To build a more climate-resilient world we need to learn from the experiences of diverse countries – what has worked, what has not, and what should be tried in new locations. This is especially true for developing countries with limited means to adapt to changes in weather, water, and storm patterns.
Such “South-South” learning between and among developing countries is critically important to help low-lying, small island, and other vulnerable states enhance their climate resilience. All can benefit from the exchange of knowledge about approaches and technologies that have withstood tests from different local conditions in many geographies.
This was one of the priorities of a recent Global Environment Facility adaptation workshop in Dakar, Senegal, which brought together 16 French-speaking Least Developed Countries from across Africa, plus Haiti representing the French-speaking Caribbean. Participants shared their experiences with one another, and visited a project in Western Senegal where local communities are benefiting from support from the Least Developed Countries Fund (LDCF), a source of climate adaptation funding specifically tailored for Least Developed Countries that is managed by the GEF.
Senegal was an ideal venue to host the regional adaptation workshop given its vulnerability to climate effects such as droughts, floods, sea level rise, and coastal erosion. At the same time, Senegal has made significant strides to bolster the resilience of its farmers and pastoralists. Despite its arid landscape and very limited irrigation, covering less than 2 percent of its harvested land, the West African country’s agricultural sector benefits from the dedication of small subsistence farmers. Another 23 percent of its population is engaged in livestock management, with a dependence on arable land.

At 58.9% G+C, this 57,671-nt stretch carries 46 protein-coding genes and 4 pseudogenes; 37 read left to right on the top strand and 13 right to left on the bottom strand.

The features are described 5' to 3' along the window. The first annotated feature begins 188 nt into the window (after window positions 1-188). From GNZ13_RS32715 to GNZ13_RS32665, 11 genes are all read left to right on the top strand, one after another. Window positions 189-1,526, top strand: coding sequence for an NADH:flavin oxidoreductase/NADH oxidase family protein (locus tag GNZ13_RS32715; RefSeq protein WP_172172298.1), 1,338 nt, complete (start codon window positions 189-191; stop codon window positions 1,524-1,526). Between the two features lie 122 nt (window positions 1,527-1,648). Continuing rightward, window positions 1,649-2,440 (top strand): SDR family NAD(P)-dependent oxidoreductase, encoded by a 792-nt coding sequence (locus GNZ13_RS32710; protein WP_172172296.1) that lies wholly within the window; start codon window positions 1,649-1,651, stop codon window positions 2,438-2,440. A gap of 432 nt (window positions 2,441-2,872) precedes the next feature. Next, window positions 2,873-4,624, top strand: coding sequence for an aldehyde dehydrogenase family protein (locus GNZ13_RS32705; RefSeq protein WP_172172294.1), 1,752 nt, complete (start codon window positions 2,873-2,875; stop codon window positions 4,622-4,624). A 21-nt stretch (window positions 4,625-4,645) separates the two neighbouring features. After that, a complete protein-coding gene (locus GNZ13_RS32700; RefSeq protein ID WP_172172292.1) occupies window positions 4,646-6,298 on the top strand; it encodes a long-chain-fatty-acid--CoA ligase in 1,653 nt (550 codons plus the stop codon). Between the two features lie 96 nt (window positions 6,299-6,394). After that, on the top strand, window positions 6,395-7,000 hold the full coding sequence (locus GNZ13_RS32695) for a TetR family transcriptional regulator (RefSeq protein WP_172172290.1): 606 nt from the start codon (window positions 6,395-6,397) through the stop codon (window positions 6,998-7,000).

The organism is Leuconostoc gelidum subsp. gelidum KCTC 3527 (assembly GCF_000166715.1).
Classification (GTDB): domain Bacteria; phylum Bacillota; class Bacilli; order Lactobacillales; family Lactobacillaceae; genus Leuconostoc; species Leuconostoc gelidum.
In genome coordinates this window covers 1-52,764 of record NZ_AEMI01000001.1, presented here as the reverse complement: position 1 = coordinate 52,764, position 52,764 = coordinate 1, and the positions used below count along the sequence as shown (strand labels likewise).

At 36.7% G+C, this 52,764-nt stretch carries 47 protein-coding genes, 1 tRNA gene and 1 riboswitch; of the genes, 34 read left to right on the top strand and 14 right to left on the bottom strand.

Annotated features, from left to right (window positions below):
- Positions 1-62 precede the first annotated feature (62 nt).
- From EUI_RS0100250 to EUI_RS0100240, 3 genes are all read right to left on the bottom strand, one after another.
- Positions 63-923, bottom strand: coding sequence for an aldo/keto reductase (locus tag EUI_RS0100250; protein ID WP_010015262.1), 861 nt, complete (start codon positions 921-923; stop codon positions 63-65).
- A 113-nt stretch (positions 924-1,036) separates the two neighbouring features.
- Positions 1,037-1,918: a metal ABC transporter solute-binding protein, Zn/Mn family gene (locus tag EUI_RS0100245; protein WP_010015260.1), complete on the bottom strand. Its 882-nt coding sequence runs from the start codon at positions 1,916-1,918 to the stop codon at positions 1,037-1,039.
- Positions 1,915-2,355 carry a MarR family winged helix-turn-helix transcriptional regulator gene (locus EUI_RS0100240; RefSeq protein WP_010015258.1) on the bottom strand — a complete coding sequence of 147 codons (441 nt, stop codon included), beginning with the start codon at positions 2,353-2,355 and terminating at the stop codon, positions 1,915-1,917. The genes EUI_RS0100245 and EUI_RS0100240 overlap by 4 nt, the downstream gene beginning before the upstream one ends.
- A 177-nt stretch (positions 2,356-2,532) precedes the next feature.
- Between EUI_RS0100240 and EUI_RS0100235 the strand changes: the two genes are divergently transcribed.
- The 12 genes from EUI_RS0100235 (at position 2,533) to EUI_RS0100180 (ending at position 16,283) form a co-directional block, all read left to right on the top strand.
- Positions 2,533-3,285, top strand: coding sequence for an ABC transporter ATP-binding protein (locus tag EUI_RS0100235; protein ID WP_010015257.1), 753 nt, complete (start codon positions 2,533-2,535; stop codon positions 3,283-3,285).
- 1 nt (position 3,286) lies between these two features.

Since the early 2000s, Senegal has helped to improve the fortunes of those engaged in its agricultural sector by employing the Farmer Field School Approach, which encourages knowledge sharing between farmers to inform the best methods of pest control. Using this method, farmers meet regularly to investigate which agricultural practices work best in their locations, and they participate in training modules on topics including soil fertility, seed production, product marketing, and gender empowerment.
During the GEF workshop’s field visit, participants witnessed the benefits brought by combining Farmer Field Schools with an emphasis on gender empowerment. They visited a women’s group in the village of Pandiénou, located in Senegal’s Thiès region. They were able to see the results of close collaboration between the GEF and the Food and Agriculture Organization of the UN (FAO) in support of community-led climate adaptation and resilience. This included results from a project funded by the LDCF which has used the Farmer Field School approach to mainstream ecosystem-based approaches.